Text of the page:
Northwest Arkansas Times from Fayetteville, Arkansas on June 28, 1974 · Page 20
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Northwest Arkansas Times from Fayetteville, Arkansas · Page 20

Fayetteville, Arkansas
Issue Date:
Friday, June 28, 1974
Page 20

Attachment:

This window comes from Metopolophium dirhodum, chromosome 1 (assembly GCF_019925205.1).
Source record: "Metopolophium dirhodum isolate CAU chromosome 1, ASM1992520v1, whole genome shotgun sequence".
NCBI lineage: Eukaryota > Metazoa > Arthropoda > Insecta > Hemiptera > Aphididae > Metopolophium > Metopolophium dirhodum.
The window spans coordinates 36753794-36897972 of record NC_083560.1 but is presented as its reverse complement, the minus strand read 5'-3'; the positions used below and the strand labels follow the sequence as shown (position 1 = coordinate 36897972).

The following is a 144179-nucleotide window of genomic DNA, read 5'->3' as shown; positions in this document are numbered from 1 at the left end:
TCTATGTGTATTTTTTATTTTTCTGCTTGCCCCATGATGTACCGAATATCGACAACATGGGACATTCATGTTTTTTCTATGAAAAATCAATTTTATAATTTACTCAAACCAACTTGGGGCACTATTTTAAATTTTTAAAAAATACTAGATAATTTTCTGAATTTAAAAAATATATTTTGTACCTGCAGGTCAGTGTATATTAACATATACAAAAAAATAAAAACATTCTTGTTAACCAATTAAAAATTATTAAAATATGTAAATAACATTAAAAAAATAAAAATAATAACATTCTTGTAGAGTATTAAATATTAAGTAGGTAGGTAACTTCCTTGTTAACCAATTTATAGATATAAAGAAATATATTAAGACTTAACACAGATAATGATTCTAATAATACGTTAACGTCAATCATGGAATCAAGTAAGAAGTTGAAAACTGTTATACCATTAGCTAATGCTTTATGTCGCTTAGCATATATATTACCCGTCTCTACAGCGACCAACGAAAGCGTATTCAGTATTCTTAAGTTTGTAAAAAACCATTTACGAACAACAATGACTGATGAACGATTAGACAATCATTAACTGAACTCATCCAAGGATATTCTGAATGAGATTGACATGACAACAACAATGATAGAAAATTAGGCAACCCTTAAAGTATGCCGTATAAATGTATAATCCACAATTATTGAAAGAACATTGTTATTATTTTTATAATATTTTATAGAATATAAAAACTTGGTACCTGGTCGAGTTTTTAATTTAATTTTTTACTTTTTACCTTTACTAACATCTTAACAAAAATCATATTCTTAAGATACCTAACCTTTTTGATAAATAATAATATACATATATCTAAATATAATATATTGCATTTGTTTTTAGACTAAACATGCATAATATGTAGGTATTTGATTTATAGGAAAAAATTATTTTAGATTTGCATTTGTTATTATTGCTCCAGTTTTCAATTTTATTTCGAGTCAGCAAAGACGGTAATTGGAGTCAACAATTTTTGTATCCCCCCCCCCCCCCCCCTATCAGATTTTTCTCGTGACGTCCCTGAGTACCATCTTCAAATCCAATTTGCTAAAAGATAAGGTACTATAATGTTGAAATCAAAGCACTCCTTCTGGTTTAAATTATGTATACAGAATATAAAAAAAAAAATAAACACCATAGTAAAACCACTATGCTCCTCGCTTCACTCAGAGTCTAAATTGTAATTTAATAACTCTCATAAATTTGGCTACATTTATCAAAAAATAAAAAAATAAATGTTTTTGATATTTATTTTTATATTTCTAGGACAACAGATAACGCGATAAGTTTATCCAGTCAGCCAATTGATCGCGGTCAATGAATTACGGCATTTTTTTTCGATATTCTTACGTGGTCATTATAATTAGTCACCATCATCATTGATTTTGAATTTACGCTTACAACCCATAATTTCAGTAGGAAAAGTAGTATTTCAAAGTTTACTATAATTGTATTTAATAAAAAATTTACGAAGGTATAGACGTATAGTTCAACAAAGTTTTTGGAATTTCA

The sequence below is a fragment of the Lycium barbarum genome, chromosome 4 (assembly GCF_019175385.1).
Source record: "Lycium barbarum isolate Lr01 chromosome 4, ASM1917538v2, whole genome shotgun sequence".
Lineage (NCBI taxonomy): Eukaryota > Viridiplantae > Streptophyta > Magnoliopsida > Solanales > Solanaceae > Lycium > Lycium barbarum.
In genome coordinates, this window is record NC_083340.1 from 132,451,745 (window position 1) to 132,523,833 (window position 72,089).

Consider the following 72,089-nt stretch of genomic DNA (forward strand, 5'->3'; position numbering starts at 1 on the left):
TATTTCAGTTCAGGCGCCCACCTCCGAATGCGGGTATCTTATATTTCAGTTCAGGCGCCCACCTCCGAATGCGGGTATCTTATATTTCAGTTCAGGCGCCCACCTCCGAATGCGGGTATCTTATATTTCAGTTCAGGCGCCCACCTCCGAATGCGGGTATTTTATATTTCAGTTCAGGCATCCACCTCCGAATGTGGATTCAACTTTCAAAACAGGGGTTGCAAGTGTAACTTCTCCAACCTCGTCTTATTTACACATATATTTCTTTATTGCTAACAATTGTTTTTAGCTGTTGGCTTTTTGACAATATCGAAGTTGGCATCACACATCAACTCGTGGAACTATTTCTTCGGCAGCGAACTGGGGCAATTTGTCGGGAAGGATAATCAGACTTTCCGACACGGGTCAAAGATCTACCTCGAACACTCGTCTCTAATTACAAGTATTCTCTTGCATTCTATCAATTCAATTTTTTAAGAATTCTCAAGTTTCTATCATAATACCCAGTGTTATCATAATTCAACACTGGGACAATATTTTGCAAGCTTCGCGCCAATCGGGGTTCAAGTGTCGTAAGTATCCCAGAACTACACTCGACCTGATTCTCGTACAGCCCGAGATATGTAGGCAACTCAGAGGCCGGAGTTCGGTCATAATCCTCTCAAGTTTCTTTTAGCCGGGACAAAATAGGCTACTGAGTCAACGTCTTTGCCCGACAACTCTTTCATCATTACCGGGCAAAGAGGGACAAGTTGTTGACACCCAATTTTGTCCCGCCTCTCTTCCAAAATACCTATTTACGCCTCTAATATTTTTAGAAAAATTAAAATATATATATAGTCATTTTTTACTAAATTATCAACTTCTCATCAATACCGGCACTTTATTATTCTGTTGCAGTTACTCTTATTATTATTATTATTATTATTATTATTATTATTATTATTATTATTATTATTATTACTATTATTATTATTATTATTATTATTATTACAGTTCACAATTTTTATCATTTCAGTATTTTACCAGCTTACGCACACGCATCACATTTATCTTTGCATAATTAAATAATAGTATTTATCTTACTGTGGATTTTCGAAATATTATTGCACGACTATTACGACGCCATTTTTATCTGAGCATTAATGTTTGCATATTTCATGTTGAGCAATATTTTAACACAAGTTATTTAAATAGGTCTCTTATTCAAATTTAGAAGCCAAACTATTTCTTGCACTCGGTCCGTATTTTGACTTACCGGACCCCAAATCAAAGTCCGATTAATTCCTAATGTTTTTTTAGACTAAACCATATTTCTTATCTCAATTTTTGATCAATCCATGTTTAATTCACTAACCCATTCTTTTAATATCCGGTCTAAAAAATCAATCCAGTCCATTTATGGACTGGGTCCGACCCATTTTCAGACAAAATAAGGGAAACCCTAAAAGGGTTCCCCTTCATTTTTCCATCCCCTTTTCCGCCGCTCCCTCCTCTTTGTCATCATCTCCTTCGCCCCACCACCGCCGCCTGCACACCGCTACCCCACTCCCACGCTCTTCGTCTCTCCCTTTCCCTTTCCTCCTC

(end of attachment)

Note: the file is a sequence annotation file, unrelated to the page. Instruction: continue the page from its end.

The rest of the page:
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u Norrhwwt Arkonw. TIMES, Friday, Jurw II, 1974 ARKANSAS Fair Grounds This Is a view nt the 1964 65 World's .Fair Grounds In New York's Flushing Meadow-Co- rona Park shortly after the f a i r opener). Most of the pavilions and elaborate hulld- IRKS arc gone, bat there are still signs of the fair, 10 years later. (AP Wirephoto) Updates On Oil Profits, Mutual Funds, Working Wives By JOHN CUXMFP ! NEW YORK CAP) -- Another act in Ihe oil-profits story may foe developing, atid the oil companies aren't looking forward to it. You'll recall lhat profits last year and in [he first few months of 1974 rose sharply. As the First National City B a n k observes, earnings were widely hailed as dramatic lively indecent ,,." 'if not posi- The bank analyzed the statements of the 37 major oil companies b a s e d in the United States and found they were able to raise their net income by 55 per cent in 1973 and by an 81 per cent annual rate in the first quarter of 1974. But there now seems to be possibility that those profits could t u r n to losses, ironically because they attracted so mudi attention. Among Ihe threats to those profits are higher taxes and big wage dcmamii. as government and l a b o r seek to share in what they believe is a financia bonanza. The oil conn panics will be forced to allocate huge amounts of money to expansion am modernization "both to catot up wilh the supply backlog am to meet the far higher level o investment costs." Performance used to be acl vertised by the mutual funds. Rosamond Steps Down, Inquiry Is Slopped ;oocl p e r f o r m e r , one that might ncrcase its net asset value 40 51) per cent in one year. ountl investor money flowing nlo its coffers. You don't hear much about it uiymore, and no more reason- ible explanation can be sup- lied than to look at tiie per- 'ormance records. They're gen erally poor. Standard Sr Poor's has just issued its performance list and it shows that share assets of the 50 largest funds declined 11 per cent between the end of last ·ear and May 31. "Over-all, only about 42 per cent of the -112 f u n d s monitored by SP showed above-avcrsiie results," it reported. That loss by the SO largest funds, cidentally, exceeded the 10.5 per cent drop in the SP 500- stock index. You may have wondered hpw your neighbors make ends meet these days. The Conference Board, a private organization devoted to business and economic research, offers some explanation: More wives are working. Participation in the labor force by womer in the 25-to 54 year-old group rose sharply in the past two or three decadas, it notes. In 1947 only 34 per cent were at work or seeking work; in 1973 some 52 per cent were so engaged. LITTLE ROCK (AP) -- May- · Bob Rosamond of North Little Rock resigned at 1:33 [i.m. Thursday, only minutes before the Pulaski County Grand J u r y concluded its investigation into Rosamond's dealings with businessmen who have city contracts, Pros. Ally. Lee A. Munson of Little Rock said said there apparently : would be no indictment returned in the investigation. However, he said that to his knowledge there was no offer of i m m u n i t y or any such deal made with Rosamond in exchange for his resignation. Thomas Fuzzell, 'grand jury foreman, refused to comment when asked if the jury had made any offers to Rosamond. In a prepared statement. Roomond said he plans to re- .urn to private business. lie said he had not knowingly committed any ileLgal acts w h i l e serving as mayor. He also said he was resigning in an effort to remove the controversy surrounding himself. A drive to replace North Little Hock's mayor-council form of government with a city administrator form is directed at Rosamond personally, he Presbyterians Endorse Use Of Impeachment LOUISVILLE. Ky. (AP) The policy-making body of the United Presbyterian Church has endorsed the use of the im peachmenl process "as a jusl means of resolving for the na tion the current governments crisis (Watergate)." The 1.200-word impeachmen s t a l e m e n t approved over whelmingly by the 725 commis sioners at the conclusion of thi 10-day 186lh General Assembl; did not refer to President Nixoi by name. The statement, entitled "Wa tergate: A Moral Crisis," said n part: "In our public life we hav seen officials, including th President of the United States openly endorsing the reprehen sible principle that the end jus tifies tile means." The Rev. Robert C. Lamar o Albany, N.Y., moderator of th General Assembly, said th statement is "insisting that in peachmenl is the only respoi sible way to resolve the (W, tergale) issue." The commissioners also a: proved unanimously a motio to begin local study of propose reunion with the denomination southern branch, the 900.00 member Presbyterian C h u r in the U.S. (Southern). The h branches of Presbyterianis were divided by the Civil Wa There are 2.8 million persons the northern denomination. The earliest the two church could be reunited is 1977. Catholic Cites 25 Psychic Causes For Valid Annulment NEW YORK (AP) -- Ameri- _m Roman Catholic bishops ive won an extension by the alican of euiier, faster matri- lonial court procedures which a\ r e increased tenfold the umber of annulments granted atholics in this country. The simplified system, first llowed on an experimental asis in 1970, had been ordered nded as of this June 30, bul he order now has been lifted n appeal by the U.S. bishops. Pope Paul VI decided to . 'ant their petition for "the ood of souls" by allowing con inuation of the special proce durcs until a long-term project f revising C h u r c h canon law is :ompleted. a Vatican letter ad 'ised. Word of the turn-about asscn resulted f r o m the efforts of six-man delegation sent l iome in February by the U.S jishops to plead with the Pop extension of the liberalizei rules. Msgr. Stephen Kelleher, a: authority on Church marriage aw, told an ecumenical confer cnce sponsored this month a arrison. N.Y., that the mim er of annulments granted i ·his country has climbed fron about 700 in 1969 to a c u r r o n figure of about 7.000 annually. Even this total is "onl touching the tip of the fc berg," he added, noting co scrvative estimates that i least lOO.WW Catholic marriage a year end in divorce, leavin those involved excluded from Communion if they remarr without a Church annulment i their prior union. In Western Roman Catho cism, valid marriages are co sidered indissoluble. Divorce except in rare instances -not permitted. But marriagi n be annulled if found invalid Ihe first place. Moreover, the reasons for iding them invalid have ex anded greatly to include vari is psychological factors ir cated at the time of- the wed ing -- such as "psychic ir egularity," "lack of due dis retion" and plain immaturity. The Rev. John V. Dolciam re. an official of the Chicag Petition Signatures LITTLE ROCK (AP)-The A-r ansas Credit Requirements Committee has more man enough signatures to get a proposed change in the state's usury law on the November general election ballot, a committee spokesman said Thursday. Al Graves, the committee's c a m p a i g n director, said m p . ,, through a spokesman that the committee would present more than 200.000 signatures to Sec retary of Stale Kelly Bryant to day for certification. A spokesman for the sec re t a r y of state's office said 64.80' signatures would be required tc rchdiocesan marriage tribun I. told a convention of the Ca on Law Society of Americ nat the Church is increasing! e c o g n i z i n g "psychic apacity" as a basis for annulment. "With the development of isychiatry and psychology, \ve arc learning more and more bout what constitutes a person o be a fit subject for marriage," he said, ' He cited documentation of 25 different psychic causes for inding marriages null, including alcoholism. anxiety neurosis, immature personality, tiadequate personality, passive- aggressive personality and simply "personality disorders." In the past, the Church limited such grounds for annulment to cases in which a person lacked conscious Tree will -- such as being coerced, being drunk and insane. place the issue on the ballot. The committee is seeking t remove the 10 per cent usurj Postmasters MEMPHIS (AP) -- Regional 'ostmasler General Carl C. Ul- akcr announced loday the appointment of five new postmasters for Arkansas. New appointments, which become effective Saturday, include Bessie M. Bailey of Alexander. Mrs. Clarice P. Roden of Gillham, Dennis C. Burbank of Jacksonville. Kenneth R. Brandon of Plumerville and Robbie J. Kcnnedy v of Tumbling Shoals. l i m i t set by the slat eCon- stUutlon. The committee wants the legislature to have the power to set such limits. TERMITES? CALL A D M I R A L PEST CONTROL Roochei, Ants, Spiders, etc. COMMERCIAL A RESIDENTIAL Sip it slow... Kentucky Beau We'vebeenmaking gentlemen's whiskey in Kentucky since 1800. And everything we know has gone into Kentucky Beau. We took our time making it. Take your time drinking it. 86 Proof, 6 Years Old .Kentucky Beau Straight Bourbon Whiskey Nashville Has Capacity To Become Production Center charged. Rosamond had appeared be- by JAY SHARBUTT AP Television Wrilcr NASHVILLE, Tenn. (AP) -This pleasant, deceptively re- laied-looking city seems an unlikely candidate as a TV production center. Sure, a network producer occasionally roars in to tape a special or two here. But a production center? Yep. even though its shows now only are syndicated efforts u s u ally upstaged by flashy network "country" musicales that mix hay with concrete to get a kind of cornpone sludge. The real Nashville shows here usually are either gospel or bona fide country music -and comedy, in one case -- productions. Right now, at leasl nine are in production or getting set to tape. They range from the well- known "Hee Haw" series to the venerable, 15-yeor-old "Porter Wagoner Show" to the new "Pop Goes the Country," a 30 minute talk and music show to be hosted by Ralph Emery, accentless, respected radio -- WSM -- influence in countn, music. Most syndicated TV shows here have been done at Nash ville's three commercial T\ stations -- WSM. WLAC and WNGE. Most still are. But a new factor has entered the pro duction picture here. It's a $2.5-million radio-TV fa cility at the WSM-owned Opr yland Palace which Presiden Nixon dedicated last Marc] when the Grand Ole Opry lef the revered Ryman Auditorium downtown for its new home. Opryland's broadcast cente has a large TV studio, seven color cameras, new audio anr videotape gear and a comput erized console to let a show be 'taped, mixed and edited in one central location. "It was built with the idea o using network, syndicated an commercial (advertising) pro duction here." says Bill Turner WSM's TV production manager, "We're here to compete with both coasts." Big city producers may heehaw at the idea, but the man with the real "Hee Haw" -- its producer, Sam thinks Nashvil ve, are Ivladison Avenue, ack of top-level technical -- ut not audio -- expertise and xperience in set design, ward- ode and makeup matters. But the craft and technical aps are narrowing, he says, and "the facilities are here, hcy're available. You get the ight combination, the creative, he technical people, and you could make it work." ----- fore the grand j u r y about two hours Wednesday and had returned Thursday morning. He was kept waiting outside the jury room while the jurors apparently argued. Reporters outside the jury room could near loud voices from inside the room. Rosamond and his attorney were in the jury room about five minutes. Rosamond re-entered the grand jury room at 1:30 p.m. Three minutes later ie left and distributed copies of his prepared statement to reporters. Senate Approves Yets Benefits WASHINGTON (AP) -- T h e Senate has passed unanimously and sent to the House legislation to keep benefits from expiring for four million veterans who served between 1955 and 1966. The measure would affect im- icdiately some 205,000 -post- Korea veterans and 79,000 Vietnam-era veterans currently receiving education benefits un- dr the GI Bill. Without the extension, their benefits would expire automatically alter this week. The Senate action came Wednesday as the Senate and House veterans affairs committees remained deadlocked on ho wrouch veterans' benefits should be boosted over-all. The Senate bill would crease GI Bill benefits by 18.2 per cent, offer veterans up to S(20 a year in tuition costs, provide as much as $2,000 a year in federal loans and expand the maximum time period for benefits from 36 to 45 months. The Hojsa has approved a bill to provide a 13.6 per cent cost of living increase. The House bill, however, would not provide tuition grants, loans and a longer benefits period. Also on Wednesday, the Senate passed unanimously and sent to the White House a bill appropriating funds for 15 to 18 per cent cost-of-living increases Suspect Sought Since '58 Is Apprehended COVINGTON. Ky. (AP) -Police here Thursday apprehended Kenneth D. Nicley, 35 wanted for murder in Arkansas and Kentucky and a Shootout in Texas -- all in 1958. Nicely, who is now married has lived here under the name of James Lee Cody, police said. Police declined to say what ed to Nicley's capture, but (hey did say he gave up without a struggle. Nicley was turned over Kentucky Slate Police. He ., vanted in the shooting death of T "-- Brown, 46, and for car said Nicley allegedly drove south following the snoot- Tony heft. Police London. Ky., Sept. , a e Prescott authorities critically wounded. Police LovuIIo -le eventually could change from a small to a fairly significant TV production center. The m a i n holdups now, says Lovullo, a former CBS exc-cu- to some veterans 2.2 million and 375.000 disabled widows, . , children and parents of men who died of service-connected causes. President Nixon last month srgnert legislation authorizing the boosts. ng in Q - Q .Nicley allegedly shot iilled Patrolman Ed Viden of P . re5co ". Ark., who had flopped him for a traffic violation, according to police. . He was convicted of Ihe killing and later failed to return to Arkansas prison officials when granted a temporary fiu-loueh from prison in 1968. P°Jice shooting occurred police said, escaping and was said an exchange of gunfire was reported by Texas authorities after Nicley wj stopped on a speeding charge. Chairman Resigns LITTLE ROCK (AP) _ Frank L. Whitbeck of Little Rock, who has served as chairman of the state Public Building Authority since 1973, has resigned. His resignation was effective June 20. Whitbeck was not available for comment Thursday. The authority oversees the development of new construction on state Capitol ground*. VYHYDOPEDHE VWSUS? irSANEW ANH-PERSPIRANT FDR PEOPLE UK US AT ATM IKE THIS NEED W ASK